Trump keeps pushing 'negative' interest rates. What would that mean for your wallet?

While no one expects rates to drop to zero or turn negative any time soon, President Trump and some of the giants of consumer finance have opened a door that was long assumed to be locked. It’s worth peering through.
Image: Recently finished homes and unfinished lots in Rancho Cucamonga, Calif., in 2008.
Recently finished homes and unfinished lots in Rancho Cucamonga, Calif., in 2008.David McNew / Getty Images file

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By Ben Popken

Normally, when you save your money in a bank, the bank pays you interest. When you take out a loan, the bank charges you interest. These rates are set by the Federal Reserve and help guide the country’s economic policy.

President Donald Trump wants to upend that, saying a negative interest rate would further boost the economy. What does that mean for bank accounts and loans when how much they make you or cost you is tied to these rates?

Interest rates have always been positive. If that were reversed, and they turn negative, then theoretically the effects could be negative also.

“In a topsy-turvy world of negative interest rates, borrowers win and get paid while savers are penalized,” Ryan Sweet, an economist at Moody’s Analytics, told NBC News.

While no one expects rates to drop to zero or turn negative any time soon, Trump and some of the giants of consumer finance have opened a door that was long assumed to be locked. It’s worth peering through.

Jamie Dimon, CEO of America’s largest bank, JPMorgan Chase, gave an outline of what that might look like, at a recent industry conference.

"I don't think we'll have zero rates in the U.S. but we're thinking how to be prepared for it as a normal course of risk management," he said.

Bank of America, the nation's second largest bank, has also said negative rates are a “possibility.”

If lending became less profitable for banks, then they would have to increase fee-based income, like fees on wealth management and mortgages. Higher fees on checking accounts, overdrafts, and out-of-network ATM withdrawals could result, experts say.

Customers might also have to pay charges if they conduct certain transactions, such as transferring money in person rather than online.

But don’t worry about the idea of being charged by a bank to keep your money there. Any bank that did that would lose customers for other banks that didn’t. In countries that have tried negative interest rates, only large institutional investors have been charged.

“For consumers, let’s get one thing straight about negative interest rates — no one is going to pay you to take out a loan,” Greg McBride, chief financial analyst for Bankrate, told NBC News.

At banks that have offered a negative mortgage rate, the real world impact for consumers is that the balance on their loan goes down by more than they paid when they make their payments.

“For mortgage rates in the U.S. to go negative, something will have to go terribly wrong with the economy, “ said Sweet.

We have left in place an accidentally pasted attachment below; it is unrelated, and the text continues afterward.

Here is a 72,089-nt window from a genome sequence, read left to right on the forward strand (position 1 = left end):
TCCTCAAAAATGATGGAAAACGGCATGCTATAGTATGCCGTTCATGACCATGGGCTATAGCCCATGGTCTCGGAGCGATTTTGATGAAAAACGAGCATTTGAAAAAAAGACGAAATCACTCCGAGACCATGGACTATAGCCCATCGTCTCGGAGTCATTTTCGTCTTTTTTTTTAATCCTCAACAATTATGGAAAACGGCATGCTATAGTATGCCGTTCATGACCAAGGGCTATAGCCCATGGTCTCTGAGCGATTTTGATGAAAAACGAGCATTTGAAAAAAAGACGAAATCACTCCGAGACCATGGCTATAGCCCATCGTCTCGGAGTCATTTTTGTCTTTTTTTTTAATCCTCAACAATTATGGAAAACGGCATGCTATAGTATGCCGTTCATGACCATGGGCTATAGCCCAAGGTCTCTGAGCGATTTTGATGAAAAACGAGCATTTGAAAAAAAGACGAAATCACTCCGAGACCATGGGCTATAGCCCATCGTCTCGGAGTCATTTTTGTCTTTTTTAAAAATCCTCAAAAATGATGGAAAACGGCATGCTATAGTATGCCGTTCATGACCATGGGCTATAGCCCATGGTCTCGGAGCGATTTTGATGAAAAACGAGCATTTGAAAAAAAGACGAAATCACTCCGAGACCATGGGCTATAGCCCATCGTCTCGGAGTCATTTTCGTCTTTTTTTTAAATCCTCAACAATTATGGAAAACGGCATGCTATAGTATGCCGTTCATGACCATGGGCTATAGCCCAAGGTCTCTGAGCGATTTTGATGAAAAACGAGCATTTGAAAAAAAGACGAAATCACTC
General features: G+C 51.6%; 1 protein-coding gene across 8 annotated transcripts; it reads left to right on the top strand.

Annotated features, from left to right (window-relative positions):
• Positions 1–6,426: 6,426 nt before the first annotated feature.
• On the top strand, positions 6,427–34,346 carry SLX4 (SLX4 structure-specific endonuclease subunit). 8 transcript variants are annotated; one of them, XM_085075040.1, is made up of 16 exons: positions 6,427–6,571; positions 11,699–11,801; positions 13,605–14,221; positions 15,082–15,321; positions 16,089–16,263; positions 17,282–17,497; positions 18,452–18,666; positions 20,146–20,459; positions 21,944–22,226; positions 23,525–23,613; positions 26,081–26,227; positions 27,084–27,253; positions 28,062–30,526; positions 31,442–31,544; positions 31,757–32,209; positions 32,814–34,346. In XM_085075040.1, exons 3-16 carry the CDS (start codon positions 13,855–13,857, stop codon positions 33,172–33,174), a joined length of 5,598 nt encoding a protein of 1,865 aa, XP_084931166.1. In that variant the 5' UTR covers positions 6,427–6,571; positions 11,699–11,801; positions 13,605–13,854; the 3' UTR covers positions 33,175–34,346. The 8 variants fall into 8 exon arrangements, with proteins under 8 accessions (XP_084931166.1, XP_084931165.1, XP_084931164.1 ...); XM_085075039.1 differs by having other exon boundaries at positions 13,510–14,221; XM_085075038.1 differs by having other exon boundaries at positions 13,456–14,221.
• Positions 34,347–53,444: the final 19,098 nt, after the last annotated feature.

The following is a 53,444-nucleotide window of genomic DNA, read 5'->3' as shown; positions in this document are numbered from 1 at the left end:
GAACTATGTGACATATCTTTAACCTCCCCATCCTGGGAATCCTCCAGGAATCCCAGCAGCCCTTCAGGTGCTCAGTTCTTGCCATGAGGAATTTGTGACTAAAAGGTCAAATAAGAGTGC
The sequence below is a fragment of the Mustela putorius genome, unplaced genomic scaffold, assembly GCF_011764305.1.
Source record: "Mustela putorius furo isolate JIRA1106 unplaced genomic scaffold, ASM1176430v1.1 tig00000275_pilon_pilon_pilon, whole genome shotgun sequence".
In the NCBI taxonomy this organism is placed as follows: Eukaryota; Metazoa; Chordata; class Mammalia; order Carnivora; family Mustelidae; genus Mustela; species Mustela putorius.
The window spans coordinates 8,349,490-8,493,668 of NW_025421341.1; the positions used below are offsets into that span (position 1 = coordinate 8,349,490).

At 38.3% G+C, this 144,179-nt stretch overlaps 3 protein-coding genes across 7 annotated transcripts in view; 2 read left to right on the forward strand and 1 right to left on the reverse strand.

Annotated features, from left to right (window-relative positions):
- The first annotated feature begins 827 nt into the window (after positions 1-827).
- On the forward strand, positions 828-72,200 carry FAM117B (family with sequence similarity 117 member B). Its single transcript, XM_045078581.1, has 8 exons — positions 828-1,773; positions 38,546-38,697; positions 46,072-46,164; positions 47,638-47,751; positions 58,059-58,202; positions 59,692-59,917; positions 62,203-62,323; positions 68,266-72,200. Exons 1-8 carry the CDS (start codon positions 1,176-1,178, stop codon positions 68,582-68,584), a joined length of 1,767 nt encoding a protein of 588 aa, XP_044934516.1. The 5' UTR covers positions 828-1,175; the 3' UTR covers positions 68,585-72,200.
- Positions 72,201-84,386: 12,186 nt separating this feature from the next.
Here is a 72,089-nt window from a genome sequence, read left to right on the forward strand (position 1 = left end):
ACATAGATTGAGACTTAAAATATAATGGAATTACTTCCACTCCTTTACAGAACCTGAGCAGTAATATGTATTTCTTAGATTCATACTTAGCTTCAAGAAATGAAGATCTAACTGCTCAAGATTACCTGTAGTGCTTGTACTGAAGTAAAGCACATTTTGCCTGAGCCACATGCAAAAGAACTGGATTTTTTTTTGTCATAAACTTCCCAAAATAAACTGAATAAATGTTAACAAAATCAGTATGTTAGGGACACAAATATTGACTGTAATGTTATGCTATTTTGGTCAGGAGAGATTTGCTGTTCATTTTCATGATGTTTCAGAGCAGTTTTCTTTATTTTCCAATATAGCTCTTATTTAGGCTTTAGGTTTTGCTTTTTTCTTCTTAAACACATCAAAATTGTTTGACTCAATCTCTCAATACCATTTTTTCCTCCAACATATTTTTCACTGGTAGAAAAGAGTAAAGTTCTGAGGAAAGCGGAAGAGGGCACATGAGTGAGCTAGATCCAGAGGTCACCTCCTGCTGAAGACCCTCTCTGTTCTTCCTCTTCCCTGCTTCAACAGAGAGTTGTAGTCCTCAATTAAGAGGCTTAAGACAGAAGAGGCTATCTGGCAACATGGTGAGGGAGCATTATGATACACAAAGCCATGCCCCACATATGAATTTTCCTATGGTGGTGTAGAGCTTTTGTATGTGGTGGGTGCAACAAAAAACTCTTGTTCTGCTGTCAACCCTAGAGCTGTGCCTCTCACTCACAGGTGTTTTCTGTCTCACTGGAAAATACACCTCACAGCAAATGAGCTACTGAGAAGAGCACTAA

Money market accounts could also start charging customers for keeping their money there, McBride said. However, for some of these to happen the law might have to be changed. It’s not clear, because it’s never happened in U.S. history.

The benchmark rate set by the Fed is meant to promote lower-cost lending for consumers and businesses in order to boost borrowing and spur economic growth.

Miles Kimball, an economics professor at the University of Colorado, has repeatedly argued for countries in serious recession and low inflation to use negative interest rates. In his view, unemployment during the Great Recession wouldn’t have been as bad — and the economy would have recovered faster — if the Fed had deployed negative rates to spur activity.

“If businesses aren’t spending to build factories, buy machines, or do R&D, and households aren’t spending on things to make their lives better, everyone who is trying to produce and sell something is left in the lurch,” he wrote in a 2013 Quartz article.

“Negative interest rates for idle cash would motivate those who would otherwise sit on that cash to take the risks to put it to use to build the economy,” wrote Kimball.

The professor would probably finding a willing listener in the president, who set off all the speculation in a tweet calling for the Fed to cut interest rates to "ZERO or less," and has repeatedly attacked both the central bank and Federal Reserve Chairman Jerome Powell, calling for a looser fiscal policy to juice the economy.

While China, Japan, and Eurozone countries have slashed their interest rate, economists say America’s rates are higher because its economy is stronger.

“Europe has had negative interest rates for five years. They were reeling economically five years ago, and still are today,” said McBride.

According to a recent survey, 74 percent of economists predict America will fall into a recession by 2021, and 14 percent think one will come later. Economists blame an aging population and weak productivity growth, exacerbated by the uncertainties surrounding the protracted trade war between China and the U.S.

For now, the status quo of banks paying you to lend them money in the form of deposits, and charging you when you borrow money, seems safe for the near term.